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From networking to connectivity

craigpart on ‎05-20-2013 09:45 AM

In 1965 Gordon Moore gave his now famous prediction that “The number of transistors on a chip will double approximately every two years”. Famously, Moore’s law was only supposed to be a 10-year prediction, and yet it has proven to hold true long beyond that original boundary.


Compute power is no longer the bottleneck in balancing the resources of our modern platforms. Computerworld reported in October last year that Intel is working on a 48-core chip for Smartphones and Tablets … although that is a 5-10 year ambition it certainly fuels the imagination. Data doesn’t get as many headlines until recently, but in fact the data explosion outstrips even Moore’s law, with worldwide data growth increasing from 1,227 Exabytes in 2010 to 7,915 Exabytes in 2015 (IDC Digital Universe, June 2011). This has given rise to the science of data analysis and the impact and revelations exposed through the application of Big Data solutions.


As data explodes, so too do the storage systems designed to cope with it, and it was exciting at HP’s Discover event in Frankfurt last December to see HP unveil a universal storage architecture – as 3PAR continues to attract more and more customers to the platform.


My reason for laying out the changing landscape of compute and storage is to bring attention to just how little the network has changed in line with its infrastructure siblings. We still deliver over-provisioned, under-utilized, rigid, proprietary-based networks that require massive amounts of human middleware to interact with the command line interface.


Most networking teams I speak to still think of the application owner as their customer (not the end user). And yet with virtualization and the shift to cloud computing models the patterns of workloads demanded of the network are even more unpredictable. Services can be owned or brokered, application servers provisioned in minutes, and end users are connecting billions of devices: “Mobiles 'to outnumber people next year', says UN agency”, reported the BBC last week. The network has been found out – as the laggard in our infrastructure trinity.


And so the stage is set for a major change. Enter two enablers that hold the promise of moving from networking to connectivity, and from rigid to elastic.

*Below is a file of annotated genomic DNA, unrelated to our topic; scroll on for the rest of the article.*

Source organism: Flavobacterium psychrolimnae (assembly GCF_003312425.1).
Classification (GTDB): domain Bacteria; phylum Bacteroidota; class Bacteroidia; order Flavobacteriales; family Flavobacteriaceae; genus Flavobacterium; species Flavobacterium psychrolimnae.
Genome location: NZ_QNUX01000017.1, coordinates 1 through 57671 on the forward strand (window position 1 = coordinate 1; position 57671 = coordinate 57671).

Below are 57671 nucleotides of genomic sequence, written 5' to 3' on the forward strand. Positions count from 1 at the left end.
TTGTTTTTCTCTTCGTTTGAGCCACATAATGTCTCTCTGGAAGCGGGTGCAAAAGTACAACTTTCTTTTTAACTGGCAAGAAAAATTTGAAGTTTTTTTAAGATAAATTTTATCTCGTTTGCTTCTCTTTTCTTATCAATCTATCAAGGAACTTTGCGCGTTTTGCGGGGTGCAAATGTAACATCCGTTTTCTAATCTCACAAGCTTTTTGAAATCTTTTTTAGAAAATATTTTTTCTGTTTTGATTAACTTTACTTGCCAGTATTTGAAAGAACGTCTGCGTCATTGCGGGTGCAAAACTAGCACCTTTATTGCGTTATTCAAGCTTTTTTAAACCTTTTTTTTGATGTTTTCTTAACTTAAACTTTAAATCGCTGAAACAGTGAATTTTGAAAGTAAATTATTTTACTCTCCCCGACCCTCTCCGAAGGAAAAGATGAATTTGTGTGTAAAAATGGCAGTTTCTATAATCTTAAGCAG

First, of course, is the shift towards a Software Defined Network (SDN). A network that understands the flow of data and responds in real-time. A network which is logically controlled centrally and embraces the power of open standards. A network which enables a new era of “apps” designed to exploit new .API’s and techniques to deliver an optimized user experience. You may recently have seen Microsoft and HP demonstrate this using Lync at the ONF Open Networking Summit (if not, Google it … and be inspired).


But in a world in which devices (and increasingly sensors) are growing exponentially, we have exhausted our supply of IP addressing, and so the shift towards IPv6 unlocks another crucial capability to respond to this new world. IPv6 represents a new business frontier, in which millions of connected “things”, all generating and consuming data, all universally connected, create a new playground. I watch with interest to see what types of companies emerge from this new connected world ahead of the pack.


And so with SDN and IPv6 we move beyond the networks of the past and into an era of “Connectivity”. The good news is that moving into this new future doesn’t require wholesale rip-and-replace strategies. Domains of connectivity can be constructed within your current network to prove out new HP hardware, management and software solutions.  If you want to see how your company can tap into this change, seek out HP's Connectivity Transformation Experience Workshop at HP Discover 2013 in Las Vegas. This workshop enables your organization to establish a vision for the future and create a transformation roadmap. Take the first step! You can sign up for a one-hour experience of the HP workshops at Discover here.


You can read more about the HP Connectivity Transformation Experience Workshop in our recent press release and this service brief.



About the Author


Craig Partridge is the WW strategy lead for HP Technology Services Networking group. His role now covers strategy for consulting, professional and support services. The major areas of focus are Mobility, UC, Cloud Networking and IPv6. All aligned to core HP networking solutions - simplified, secure, optimized and available.

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